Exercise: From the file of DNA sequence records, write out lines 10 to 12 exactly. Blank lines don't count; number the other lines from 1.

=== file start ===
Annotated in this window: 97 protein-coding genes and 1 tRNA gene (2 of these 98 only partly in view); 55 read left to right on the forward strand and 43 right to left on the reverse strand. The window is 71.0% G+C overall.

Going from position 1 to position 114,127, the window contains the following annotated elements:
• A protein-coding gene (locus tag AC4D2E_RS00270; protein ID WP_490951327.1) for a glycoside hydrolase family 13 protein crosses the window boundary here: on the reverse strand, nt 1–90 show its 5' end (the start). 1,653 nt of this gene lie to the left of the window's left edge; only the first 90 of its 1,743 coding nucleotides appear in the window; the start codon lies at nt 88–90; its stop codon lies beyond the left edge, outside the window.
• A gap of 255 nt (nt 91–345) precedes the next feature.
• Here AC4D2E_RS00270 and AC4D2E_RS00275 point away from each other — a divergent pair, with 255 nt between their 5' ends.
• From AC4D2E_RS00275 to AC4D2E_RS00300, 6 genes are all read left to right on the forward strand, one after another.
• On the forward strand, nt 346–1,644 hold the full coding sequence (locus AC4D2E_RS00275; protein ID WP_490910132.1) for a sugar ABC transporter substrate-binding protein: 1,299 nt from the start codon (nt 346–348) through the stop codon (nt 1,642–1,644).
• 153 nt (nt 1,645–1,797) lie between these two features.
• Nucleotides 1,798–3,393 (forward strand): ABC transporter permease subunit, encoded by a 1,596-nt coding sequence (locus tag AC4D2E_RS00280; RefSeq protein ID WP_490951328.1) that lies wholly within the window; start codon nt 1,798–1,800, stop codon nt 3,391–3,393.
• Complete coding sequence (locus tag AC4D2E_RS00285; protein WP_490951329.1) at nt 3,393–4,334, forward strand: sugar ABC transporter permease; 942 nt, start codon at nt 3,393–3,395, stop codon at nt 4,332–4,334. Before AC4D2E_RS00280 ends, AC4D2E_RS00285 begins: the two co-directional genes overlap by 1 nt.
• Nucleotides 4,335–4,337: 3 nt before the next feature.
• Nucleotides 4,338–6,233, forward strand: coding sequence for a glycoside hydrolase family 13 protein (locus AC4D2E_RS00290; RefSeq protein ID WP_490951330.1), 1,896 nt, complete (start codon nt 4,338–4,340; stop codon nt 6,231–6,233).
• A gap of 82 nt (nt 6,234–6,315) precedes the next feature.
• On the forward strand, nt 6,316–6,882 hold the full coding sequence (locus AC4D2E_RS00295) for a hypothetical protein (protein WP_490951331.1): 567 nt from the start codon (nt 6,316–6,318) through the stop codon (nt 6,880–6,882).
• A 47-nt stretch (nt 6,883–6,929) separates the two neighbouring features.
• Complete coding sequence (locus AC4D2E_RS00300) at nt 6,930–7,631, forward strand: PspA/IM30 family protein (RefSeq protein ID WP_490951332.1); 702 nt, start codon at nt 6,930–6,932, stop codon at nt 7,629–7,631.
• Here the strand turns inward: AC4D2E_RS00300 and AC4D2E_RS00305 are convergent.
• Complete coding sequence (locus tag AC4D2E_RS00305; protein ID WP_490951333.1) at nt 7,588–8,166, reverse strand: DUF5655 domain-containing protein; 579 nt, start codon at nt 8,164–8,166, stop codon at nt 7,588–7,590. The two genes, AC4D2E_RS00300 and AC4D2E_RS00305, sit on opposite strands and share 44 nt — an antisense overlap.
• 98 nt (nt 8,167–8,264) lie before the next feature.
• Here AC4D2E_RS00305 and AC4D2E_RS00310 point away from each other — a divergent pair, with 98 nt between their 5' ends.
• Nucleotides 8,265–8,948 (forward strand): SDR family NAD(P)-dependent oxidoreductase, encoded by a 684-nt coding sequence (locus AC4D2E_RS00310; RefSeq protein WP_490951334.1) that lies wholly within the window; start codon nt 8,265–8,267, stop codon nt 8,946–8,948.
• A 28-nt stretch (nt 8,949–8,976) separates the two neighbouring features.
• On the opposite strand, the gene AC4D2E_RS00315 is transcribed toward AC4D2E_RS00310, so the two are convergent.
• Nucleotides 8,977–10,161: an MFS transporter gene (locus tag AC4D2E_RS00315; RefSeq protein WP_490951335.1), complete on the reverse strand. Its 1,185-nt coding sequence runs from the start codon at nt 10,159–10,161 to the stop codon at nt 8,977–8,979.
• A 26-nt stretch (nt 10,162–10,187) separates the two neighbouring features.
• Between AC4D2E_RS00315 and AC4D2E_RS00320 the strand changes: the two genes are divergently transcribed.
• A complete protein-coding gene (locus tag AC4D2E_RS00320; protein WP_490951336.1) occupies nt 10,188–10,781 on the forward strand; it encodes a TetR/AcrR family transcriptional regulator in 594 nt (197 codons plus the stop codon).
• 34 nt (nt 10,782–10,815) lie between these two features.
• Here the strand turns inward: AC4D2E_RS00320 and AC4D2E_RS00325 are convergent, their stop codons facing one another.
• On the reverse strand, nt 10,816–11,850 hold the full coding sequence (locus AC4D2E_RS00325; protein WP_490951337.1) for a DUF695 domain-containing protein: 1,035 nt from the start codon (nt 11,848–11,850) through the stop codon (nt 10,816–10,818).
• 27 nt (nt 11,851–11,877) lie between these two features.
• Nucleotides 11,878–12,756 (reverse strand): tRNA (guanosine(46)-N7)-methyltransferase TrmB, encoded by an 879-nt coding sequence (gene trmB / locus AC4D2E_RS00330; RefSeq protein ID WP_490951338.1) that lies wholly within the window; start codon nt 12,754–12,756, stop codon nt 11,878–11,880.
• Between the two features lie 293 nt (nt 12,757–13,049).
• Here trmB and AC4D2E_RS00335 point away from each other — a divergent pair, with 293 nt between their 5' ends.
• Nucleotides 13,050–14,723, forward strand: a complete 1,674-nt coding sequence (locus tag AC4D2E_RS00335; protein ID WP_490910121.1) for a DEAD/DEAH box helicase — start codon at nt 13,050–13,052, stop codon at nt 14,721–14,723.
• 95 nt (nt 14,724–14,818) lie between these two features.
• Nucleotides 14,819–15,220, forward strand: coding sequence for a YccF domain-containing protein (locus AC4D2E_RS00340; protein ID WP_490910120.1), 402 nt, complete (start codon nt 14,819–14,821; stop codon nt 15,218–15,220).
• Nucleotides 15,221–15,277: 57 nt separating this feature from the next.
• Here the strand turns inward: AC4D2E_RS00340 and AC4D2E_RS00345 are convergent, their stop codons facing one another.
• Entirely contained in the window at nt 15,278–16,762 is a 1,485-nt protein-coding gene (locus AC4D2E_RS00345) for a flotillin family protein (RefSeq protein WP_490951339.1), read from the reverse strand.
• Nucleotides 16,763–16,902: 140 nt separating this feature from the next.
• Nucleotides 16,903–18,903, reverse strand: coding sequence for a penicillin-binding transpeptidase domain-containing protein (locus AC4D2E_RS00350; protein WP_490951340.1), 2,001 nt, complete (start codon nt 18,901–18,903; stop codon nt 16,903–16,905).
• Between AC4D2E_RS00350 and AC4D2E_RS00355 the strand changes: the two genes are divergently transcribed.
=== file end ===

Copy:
• Complete coding sequence (locus tag AC4D2E_RS00285; protein WP_490951329.1) at nt 3,393–4,334, forward strand: sugar ABC transporter permease; 942 nt, start codon at nt 3,393–3,395, stop codon at nt 4,332–4,334. Before AC4D2E_RS00280 ends, AC4D2E_RS00285 begins: the two co-directional genes overlap by 1 nt.
• Nucleotides 4,335–4,337: 3 nt before the next feature.
• Nucleotides 4,338–6,233, forward strand: coding sequence for a glycoside hydrolase family 13 protein (locus AC4D2E_RS00290; RefSeq protein ID WP_490951330.1), 1,896 nt, complete (start codon nt 4,338–4,340; stop codon nt 6,231–6,233).